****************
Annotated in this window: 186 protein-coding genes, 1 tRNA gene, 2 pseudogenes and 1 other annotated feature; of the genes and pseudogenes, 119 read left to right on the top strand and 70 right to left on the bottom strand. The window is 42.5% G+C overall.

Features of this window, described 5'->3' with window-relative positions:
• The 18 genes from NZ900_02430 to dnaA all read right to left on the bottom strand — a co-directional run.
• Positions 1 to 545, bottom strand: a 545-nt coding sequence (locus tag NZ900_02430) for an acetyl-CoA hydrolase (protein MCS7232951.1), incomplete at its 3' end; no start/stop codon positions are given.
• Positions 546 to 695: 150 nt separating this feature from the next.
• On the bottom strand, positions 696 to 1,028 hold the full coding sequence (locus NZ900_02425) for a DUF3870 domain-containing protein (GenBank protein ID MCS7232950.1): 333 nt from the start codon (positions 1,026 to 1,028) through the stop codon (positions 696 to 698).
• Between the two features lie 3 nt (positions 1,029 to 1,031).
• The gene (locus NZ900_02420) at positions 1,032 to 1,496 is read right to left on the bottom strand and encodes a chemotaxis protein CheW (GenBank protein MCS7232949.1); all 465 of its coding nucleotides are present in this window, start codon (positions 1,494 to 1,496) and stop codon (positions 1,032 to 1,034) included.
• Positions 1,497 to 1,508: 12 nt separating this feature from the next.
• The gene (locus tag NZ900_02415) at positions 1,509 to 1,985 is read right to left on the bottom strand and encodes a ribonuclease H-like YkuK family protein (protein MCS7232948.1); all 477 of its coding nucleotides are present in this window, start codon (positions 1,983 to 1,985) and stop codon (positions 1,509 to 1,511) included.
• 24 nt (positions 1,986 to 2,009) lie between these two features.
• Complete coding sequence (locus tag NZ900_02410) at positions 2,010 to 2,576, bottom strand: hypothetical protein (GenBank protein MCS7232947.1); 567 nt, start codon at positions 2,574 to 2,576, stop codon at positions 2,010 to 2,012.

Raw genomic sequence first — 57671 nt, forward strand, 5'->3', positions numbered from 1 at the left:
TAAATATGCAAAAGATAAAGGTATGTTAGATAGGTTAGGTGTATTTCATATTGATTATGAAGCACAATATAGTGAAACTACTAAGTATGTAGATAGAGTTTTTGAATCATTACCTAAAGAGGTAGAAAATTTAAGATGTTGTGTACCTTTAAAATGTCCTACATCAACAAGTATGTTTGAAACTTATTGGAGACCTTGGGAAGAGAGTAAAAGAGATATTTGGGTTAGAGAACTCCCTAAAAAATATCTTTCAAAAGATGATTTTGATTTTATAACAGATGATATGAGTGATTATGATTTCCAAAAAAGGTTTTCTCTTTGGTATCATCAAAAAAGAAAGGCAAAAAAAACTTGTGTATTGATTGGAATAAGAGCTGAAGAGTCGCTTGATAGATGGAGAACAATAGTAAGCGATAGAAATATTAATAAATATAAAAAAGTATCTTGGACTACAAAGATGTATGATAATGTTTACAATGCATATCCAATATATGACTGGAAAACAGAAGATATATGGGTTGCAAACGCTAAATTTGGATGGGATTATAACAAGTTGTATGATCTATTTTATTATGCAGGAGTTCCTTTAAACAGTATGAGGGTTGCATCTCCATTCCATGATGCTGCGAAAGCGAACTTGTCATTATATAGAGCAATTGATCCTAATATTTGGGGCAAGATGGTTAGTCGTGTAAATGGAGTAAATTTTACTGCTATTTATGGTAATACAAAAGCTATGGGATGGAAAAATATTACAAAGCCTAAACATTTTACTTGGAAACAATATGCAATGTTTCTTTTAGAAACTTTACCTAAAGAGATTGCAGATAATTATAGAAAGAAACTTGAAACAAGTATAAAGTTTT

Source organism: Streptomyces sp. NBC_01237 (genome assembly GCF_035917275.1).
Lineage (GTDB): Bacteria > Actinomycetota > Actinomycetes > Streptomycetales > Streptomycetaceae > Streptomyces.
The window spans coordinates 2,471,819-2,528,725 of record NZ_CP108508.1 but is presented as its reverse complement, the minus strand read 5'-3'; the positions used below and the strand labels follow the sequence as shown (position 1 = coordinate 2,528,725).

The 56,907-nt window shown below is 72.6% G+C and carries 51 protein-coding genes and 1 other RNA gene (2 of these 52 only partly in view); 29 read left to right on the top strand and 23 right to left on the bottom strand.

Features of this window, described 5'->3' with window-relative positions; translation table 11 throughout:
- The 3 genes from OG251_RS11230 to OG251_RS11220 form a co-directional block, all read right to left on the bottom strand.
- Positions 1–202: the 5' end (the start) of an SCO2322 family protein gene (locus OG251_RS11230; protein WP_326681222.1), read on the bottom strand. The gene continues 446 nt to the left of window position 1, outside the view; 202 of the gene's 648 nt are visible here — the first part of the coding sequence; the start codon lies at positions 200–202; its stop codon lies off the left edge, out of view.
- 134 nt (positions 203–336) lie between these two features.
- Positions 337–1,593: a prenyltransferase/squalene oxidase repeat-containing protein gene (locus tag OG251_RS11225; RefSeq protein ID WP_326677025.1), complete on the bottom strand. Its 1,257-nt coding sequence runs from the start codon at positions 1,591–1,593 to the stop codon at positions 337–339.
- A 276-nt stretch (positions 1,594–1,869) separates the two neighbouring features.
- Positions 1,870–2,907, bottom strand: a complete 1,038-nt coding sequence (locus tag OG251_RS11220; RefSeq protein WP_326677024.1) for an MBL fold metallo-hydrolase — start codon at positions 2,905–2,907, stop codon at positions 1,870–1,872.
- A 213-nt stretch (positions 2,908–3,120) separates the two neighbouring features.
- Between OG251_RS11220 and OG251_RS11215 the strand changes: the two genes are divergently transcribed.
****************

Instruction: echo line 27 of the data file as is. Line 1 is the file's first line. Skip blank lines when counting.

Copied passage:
- Between OG251_RS11220 and OG251_RS11215 the strand changes: the two genes are divergently transcribed.